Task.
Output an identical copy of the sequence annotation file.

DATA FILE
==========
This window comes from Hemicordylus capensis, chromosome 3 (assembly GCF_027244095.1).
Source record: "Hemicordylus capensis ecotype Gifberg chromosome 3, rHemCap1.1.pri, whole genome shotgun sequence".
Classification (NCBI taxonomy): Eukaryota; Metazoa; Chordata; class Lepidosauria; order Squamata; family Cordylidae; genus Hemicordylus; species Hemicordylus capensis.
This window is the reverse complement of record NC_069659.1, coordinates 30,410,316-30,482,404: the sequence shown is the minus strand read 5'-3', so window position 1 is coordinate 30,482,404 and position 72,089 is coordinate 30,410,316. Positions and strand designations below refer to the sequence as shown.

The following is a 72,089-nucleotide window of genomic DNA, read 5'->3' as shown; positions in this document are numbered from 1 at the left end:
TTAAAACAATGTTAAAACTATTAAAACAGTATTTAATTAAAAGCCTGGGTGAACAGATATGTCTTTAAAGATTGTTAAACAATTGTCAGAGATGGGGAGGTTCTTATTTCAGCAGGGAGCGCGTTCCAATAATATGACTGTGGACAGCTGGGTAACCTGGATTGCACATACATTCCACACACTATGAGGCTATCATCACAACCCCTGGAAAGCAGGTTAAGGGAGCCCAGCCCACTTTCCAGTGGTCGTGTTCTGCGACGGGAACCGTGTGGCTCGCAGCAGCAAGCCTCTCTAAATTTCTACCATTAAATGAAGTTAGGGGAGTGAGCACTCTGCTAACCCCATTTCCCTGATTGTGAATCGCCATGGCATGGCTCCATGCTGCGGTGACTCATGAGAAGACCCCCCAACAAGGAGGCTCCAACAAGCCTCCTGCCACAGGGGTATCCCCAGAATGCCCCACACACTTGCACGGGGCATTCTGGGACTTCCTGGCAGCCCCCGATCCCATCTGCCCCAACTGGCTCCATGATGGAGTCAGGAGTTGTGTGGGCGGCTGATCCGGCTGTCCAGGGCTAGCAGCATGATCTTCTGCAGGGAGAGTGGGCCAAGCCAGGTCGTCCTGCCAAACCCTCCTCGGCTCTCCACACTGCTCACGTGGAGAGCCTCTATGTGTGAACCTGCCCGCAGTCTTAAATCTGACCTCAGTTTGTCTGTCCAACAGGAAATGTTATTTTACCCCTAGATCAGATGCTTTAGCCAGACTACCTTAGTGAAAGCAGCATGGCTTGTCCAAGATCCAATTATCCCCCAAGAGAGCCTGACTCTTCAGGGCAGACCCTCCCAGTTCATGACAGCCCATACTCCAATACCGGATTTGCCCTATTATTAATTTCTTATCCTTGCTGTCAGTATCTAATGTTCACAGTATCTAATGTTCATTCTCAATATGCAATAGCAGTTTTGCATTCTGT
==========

This window comes from Hemicordylus capensis, chromosome 3 (assembly GCF_027244095.1).
Source record: "Hemicordylus capensis ecotype Gifberg chromosome 3, rHemCap1.1.pri, whole genome shotgun sequence".
Classification (NCBI taxonomy): Eukaryota; Metazoa; Chordata; class Lepidosauria; order Squamata; family Cordylidae; genus Hemicordylus; species Hemicordylus capensis.
This window is the reverse complement of record NC_069659.1, coordinates 30,410,316-30,482,404: the sequence shown is the minus strand read 5'-3', so window position 1 is coordinate 30,482,404 and position 72,089 is coordinate 30,410,316. Positions and strand designations below refer to the sequence as shown.

The following is a 72,089-nucleotide window of genomic DNA, read 5'->3' as shown; positions in this document are numbered from 1 at the left end:
TTAAAACAATGTTAAAACTATTAAAACAGTATTTAATTAAAAGCCTGGGTGAACAGATATGTCTTTAAAGATTGTTAAACAATTGTCAGAGATGGGGAGGTTCTTATTTCAGCAGGGAGCGCGTTCCAATAATATGACTGTGGACAGCTGGGTAACCTGGATTGCACATACATTCCACACACTATGAGGCTATCATCACAACCCCTGGAAAGCAGGTTAAGGGAGCCCAGCCCACTTTCCAGTGGTCGTGTTCTGCGACGGGAACCGTGTGGCTCGCAGCAGCAAGCCTCTCTAAATTTCTACCATTAAATGAAGTTAGGGGAGTGAGCACTCTGCTAACCCCATTTCCCTGATTGTGAATCGCCATGGCATGGCTCCATGCTGCGGTGACTCATGAGAAGACCCCCCAACAAGGAGGCTCCAACAAGCCTCCTGCCACAGGGGTATCCCCAGAATGCCCCACACACTTGCACGGGGCATTCTGGGACTTCCTGGCAGCCCCCGATCCCATCTGCCCCAACTGGCTCCATGATGGAGTCAGGAGTTGTGTGGGCGGCTGATCCGGCTGTCCAGGGCTAGCAGCATGATCTTCTGCAGGGAGAGTGGGCCAAGCCAGGTCGTCCTGCCAAACCCTCCTCGGCTCTCCACACTGCTCACGTGGAGAGCCTCTATGTGTGAACCTGCCCGCAGTCTTAAATCTGACCTCAGTTTGTCTGTCCAACAGGAAATGTTATTTTACCCCTAGATCAGATGCTTTAGCCAGACTACCTTAGTGAAAGCAGCATGGCTTGTCCAAGATCCAATTATCCCCCAAGAGAGCCTGACTCTTCAGGGCAGACCCTCCCAGTTCATGACAGCCCATACTCCAATACCGGATTTGCCCTATTATTAATTTCTTATCCTTGCTGTCAGTATCTAATGTTCACAGTATCTAATGTTCATTCTCAATATGCAATAGCAGTTTTGCATTCTGT